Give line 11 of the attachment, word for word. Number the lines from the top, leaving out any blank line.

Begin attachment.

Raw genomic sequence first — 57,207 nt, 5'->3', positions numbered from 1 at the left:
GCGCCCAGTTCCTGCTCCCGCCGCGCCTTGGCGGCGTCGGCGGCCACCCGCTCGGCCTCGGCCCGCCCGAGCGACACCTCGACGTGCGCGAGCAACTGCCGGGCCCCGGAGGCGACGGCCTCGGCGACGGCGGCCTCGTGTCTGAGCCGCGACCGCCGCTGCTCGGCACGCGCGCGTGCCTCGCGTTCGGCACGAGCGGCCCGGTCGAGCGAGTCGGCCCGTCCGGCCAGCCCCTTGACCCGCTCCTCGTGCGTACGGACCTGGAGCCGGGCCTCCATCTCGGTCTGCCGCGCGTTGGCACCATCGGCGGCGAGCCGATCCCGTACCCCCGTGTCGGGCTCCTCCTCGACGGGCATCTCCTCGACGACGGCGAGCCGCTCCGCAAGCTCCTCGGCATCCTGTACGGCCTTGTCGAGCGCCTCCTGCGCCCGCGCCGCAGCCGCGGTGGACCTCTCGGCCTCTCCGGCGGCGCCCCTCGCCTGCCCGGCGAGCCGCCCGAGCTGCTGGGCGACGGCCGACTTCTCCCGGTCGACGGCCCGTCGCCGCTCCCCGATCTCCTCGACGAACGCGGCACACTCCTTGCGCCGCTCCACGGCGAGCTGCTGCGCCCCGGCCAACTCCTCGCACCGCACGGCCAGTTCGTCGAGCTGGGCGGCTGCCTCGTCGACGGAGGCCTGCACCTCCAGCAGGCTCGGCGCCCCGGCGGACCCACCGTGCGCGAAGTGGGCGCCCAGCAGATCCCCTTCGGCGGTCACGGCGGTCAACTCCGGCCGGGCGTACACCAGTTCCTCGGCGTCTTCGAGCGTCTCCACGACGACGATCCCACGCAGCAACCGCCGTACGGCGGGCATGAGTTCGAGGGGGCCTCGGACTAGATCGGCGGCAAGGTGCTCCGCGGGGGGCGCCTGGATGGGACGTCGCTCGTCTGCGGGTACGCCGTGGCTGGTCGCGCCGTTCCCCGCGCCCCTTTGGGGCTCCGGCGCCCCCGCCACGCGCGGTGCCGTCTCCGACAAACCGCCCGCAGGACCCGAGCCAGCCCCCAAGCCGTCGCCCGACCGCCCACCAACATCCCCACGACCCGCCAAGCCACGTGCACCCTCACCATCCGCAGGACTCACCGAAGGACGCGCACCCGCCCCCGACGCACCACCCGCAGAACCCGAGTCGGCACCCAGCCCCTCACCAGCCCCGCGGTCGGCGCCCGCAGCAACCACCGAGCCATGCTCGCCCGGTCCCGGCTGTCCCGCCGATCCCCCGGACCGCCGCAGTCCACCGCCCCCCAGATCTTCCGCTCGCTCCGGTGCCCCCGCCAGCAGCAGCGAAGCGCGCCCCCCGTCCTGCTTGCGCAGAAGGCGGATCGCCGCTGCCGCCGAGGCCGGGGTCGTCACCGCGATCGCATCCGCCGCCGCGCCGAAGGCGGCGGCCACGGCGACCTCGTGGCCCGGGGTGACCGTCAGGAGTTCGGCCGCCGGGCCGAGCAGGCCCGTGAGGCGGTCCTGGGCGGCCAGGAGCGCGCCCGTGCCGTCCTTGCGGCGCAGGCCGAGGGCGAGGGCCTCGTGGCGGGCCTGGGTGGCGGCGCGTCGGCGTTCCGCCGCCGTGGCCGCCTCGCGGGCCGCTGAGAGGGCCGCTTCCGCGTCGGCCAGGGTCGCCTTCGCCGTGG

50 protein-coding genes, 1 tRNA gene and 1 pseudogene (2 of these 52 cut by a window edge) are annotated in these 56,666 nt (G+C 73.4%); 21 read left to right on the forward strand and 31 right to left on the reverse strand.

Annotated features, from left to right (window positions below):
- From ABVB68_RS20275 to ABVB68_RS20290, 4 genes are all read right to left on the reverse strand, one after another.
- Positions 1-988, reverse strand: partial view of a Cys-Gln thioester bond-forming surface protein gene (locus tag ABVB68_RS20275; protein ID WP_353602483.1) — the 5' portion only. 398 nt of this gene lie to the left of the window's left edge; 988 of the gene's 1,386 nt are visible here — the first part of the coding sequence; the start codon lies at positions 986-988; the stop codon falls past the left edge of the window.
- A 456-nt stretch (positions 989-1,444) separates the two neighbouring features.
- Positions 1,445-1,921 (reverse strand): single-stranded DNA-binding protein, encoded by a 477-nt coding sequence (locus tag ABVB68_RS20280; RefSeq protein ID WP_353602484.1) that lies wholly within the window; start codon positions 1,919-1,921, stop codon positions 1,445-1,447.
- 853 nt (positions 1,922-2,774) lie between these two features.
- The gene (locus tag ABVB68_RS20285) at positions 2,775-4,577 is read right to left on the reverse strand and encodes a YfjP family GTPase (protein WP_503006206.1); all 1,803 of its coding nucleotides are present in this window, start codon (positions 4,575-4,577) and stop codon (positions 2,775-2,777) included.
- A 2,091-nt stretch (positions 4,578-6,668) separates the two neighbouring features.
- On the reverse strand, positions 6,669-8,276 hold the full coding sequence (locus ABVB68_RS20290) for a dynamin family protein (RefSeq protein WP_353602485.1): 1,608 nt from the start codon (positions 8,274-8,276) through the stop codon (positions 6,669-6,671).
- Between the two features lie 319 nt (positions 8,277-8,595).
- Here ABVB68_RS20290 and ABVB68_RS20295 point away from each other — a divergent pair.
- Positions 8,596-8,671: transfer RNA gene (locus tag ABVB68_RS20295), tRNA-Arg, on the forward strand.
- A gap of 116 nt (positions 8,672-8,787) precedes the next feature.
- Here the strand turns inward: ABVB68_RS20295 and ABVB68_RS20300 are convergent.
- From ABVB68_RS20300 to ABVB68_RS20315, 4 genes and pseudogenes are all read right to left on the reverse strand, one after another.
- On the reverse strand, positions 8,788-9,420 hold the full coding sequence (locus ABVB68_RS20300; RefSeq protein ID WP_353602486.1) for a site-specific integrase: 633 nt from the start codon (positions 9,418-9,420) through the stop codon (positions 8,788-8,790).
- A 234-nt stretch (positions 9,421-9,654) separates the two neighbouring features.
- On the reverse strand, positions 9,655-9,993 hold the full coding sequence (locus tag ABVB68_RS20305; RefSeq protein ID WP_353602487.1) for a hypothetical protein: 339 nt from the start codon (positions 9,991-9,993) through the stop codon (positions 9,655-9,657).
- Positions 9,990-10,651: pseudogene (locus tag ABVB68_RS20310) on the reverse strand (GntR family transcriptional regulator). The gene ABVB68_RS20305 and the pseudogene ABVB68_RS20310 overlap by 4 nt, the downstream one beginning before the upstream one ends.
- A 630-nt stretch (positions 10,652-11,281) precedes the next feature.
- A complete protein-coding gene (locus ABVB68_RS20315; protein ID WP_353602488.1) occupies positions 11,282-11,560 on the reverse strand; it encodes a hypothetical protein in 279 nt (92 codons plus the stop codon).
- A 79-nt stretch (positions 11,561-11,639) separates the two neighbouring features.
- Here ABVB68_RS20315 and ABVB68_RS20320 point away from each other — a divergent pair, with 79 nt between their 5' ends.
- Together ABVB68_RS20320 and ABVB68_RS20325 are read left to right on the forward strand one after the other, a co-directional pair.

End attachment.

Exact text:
- A 2,091-nt stretch (positions 4,578-6,668) separates the two neighbouring features.